Belgian waffles, those large, light, and thick waffles are famous worldwide. However, the Belgium waffle is really the Brussels waffle. Belgian waffles were popularized in the United States during the 1964 New York World’s Fair. Many Belgium waffle shops have the popularized version closest to the tourist areas wherein the local areas there is more of a mix, and more often sold as a pastry instead of a breakfast food. You can get them with bananas, ice cream, chocolate, whatever your heart desires.

Frites, or french fries, is an on the go specialty in many parts of Europe. In Belgium, it is an art. Everywhere you go you see a frite seller and locals walking around with a cone of frites and some mayo. Everyone claims to know the best frite place. And when you eat the frites, make sure you eat them with mayo. It’s delicious.

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The Unique History of Dumplings

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Did you know that a dumpling eating record was set in Sydney, Australia in 2019?

To celebrate the Chinese New Year, they held a celebration in Sydney in which 764 people all ate dumplings at the same time. They met the previous record in 2013 when 750 individuals participated.

Whether you choose to eat them at a massive celebration or in the comfort of your home, dumplings are an indisputable part of global cuisine. But where exactly did this tasty meal stem from?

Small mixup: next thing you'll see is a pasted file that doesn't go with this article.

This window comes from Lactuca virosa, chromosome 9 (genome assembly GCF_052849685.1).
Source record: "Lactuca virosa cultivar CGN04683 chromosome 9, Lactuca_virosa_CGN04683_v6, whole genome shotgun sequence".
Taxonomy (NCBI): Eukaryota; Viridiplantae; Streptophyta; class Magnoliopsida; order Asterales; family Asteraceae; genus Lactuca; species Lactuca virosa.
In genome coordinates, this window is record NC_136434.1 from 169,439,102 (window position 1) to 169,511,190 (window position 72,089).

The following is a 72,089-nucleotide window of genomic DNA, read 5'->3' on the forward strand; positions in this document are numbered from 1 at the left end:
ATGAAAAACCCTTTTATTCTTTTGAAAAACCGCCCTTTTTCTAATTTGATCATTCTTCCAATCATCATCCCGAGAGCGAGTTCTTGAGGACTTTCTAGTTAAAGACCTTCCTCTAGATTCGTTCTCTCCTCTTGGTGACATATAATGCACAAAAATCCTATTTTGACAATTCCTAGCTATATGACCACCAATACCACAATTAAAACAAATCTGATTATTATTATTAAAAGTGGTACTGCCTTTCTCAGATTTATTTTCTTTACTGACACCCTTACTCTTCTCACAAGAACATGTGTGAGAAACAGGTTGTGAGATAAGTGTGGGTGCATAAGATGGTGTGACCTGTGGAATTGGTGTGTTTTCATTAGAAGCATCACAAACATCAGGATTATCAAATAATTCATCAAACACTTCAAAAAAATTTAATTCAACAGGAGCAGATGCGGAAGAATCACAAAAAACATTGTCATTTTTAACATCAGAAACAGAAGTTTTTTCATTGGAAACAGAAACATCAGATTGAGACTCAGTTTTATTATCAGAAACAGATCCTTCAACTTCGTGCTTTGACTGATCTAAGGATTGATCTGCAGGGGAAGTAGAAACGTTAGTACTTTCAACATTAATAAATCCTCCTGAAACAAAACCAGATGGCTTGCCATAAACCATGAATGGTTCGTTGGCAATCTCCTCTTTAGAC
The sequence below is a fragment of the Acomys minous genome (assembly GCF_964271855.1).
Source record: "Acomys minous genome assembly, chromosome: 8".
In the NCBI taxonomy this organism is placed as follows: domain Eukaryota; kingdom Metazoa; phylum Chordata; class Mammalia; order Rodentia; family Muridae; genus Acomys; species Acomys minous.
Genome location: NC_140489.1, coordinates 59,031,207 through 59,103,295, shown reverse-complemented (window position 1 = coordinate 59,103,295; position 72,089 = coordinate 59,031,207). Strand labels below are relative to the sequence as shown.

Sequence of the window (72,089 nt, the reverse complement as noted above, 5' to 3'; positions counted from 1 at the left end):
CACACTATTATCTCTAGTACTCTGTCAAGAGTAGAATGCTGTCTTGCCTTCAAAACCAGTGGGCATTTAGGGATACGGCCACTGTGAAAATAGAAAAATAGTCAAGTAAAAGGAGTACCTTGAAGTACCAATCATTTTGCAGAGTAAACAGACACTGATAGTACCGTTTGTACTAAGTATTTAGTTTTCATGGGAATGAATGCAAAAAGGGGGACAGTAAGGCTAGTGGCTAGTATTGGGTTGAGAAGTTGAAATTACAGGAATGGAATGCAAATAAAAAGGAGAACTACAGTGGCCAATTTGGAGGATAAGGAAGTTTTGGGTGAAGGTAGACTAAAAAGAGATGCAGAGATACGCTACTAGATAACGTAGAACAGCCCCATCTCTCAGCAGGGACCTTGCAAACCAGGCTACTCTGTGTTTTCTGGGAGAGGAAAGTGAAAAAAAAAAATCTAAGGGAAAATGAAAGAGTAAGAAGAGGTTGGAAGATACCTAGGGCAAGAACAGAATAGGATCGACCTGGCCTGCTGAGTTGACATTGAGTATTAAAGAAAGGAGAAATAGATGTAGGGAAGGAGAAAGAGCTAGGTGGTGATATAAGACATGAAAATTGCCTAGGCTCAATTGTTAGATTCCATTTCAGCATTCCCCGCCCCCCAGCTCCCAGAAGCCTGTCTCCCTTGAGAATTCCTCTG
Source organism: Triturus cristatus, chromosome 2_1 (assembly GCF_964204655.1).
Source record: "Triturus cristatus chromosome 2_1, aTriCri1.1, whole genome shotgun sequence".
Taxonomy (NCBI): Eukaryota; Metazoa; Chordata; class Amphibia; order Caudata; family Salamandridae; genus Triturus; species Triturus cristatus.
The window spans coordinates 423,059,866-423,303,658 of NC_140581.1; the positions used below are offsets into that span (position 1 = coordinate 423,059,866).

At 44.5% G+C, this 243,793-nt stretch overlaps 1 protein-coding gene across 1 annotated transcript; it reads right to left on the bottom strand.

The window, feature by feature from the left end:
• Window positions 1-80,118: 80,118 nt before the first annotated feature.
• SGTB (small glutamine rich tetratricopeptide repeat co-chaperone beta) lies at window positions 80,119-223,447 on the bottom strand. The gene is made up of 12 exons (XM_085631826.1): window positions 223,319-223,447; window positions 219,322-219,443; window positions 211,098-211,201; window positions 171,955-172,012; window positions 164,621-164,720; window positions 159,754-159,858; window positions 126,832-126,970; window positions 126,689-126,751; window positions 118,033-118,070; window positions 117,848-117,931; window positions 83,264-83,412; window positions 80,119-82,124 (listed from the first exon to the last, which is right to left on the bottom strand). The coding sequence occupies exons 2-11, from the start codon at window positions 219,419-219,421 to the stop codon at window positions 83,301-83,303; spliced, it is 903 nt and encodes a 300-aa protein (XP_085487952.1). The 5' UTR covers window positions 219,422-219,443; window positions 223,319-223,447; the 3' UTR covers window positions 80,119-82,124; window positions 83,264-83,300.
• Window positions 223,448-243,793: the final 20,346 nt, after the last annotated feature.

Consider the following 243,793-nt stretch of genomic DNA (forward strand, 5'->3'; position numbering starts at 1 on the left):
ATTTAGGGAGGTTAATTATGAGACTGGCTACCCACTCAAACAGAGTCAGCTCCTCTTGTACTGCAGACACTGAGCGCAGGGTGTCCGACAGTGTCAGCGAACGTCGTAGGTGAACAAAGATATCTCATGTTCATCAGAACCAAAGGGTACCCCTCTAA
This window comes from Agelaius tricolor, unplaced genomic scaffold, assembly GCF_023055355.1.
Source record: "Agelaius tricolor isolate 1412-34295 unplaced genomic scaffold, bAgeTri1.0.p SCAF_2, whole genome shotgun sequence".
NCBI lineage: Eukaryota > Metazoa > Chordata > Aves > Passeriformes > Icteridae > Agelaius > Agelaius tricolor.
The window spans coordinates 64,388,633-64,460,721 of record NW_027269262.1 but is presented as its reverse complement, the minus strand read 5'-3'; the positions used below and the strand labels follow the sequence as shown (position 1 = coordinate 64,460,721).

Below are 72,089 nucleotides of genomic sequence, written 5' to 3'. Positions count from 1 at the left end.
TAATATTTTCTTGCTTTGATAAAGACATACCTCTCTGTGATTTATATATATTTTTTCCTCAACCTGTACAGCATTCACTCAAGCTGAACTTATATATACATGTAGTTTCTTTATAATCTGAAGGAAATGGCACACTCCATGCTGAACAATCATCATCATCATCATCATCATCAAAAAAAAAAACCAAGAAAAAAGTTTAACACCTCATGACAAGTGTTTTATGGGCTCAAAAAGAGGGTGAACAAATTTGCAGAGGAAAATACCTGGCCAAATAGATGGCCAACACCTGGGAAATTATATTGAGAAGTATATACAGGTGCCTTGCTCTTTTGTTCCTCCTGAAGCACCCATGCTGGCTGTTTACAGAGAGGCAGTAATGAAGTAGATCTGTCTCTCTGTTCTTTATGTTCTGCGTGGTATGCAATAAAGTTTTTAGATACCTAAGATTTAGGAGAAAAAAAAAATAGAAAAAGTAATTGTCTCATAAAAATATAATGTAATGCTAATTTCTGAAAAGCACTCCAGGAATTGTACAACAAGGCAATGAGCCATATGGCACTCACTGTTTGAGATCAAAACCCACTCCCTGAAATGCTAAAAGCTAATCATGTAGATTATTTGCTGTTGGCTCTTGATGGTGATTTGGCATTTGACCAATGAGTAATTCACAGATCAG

We’re here to fill you in! Check out our guide below to learn the evolution and ancient history of dumplings! 

Intro to the History of Dumplings

Dumplings have popped up in various cultures throughout history. The easiest way to narrow down their origin though is by first asking: what is a dumpling?

Dumplings are pieces of dough that are fried, boiled, steamed, or baked. Typically the dough holds meat or vegetable fillings. Occasionally the dough is cooked without fillings.

We can trace dumpling-like recipes as far back as Ancient Rome. However, the classic dumpling we all know and love has its origins in Ancient China.

The history of Chinese dumplings began over 1,800 years ago under the Eastern Han Dynasty. A man named Zhang Zhongjian returned to his home village and found that the villagers were suffering from frostbite.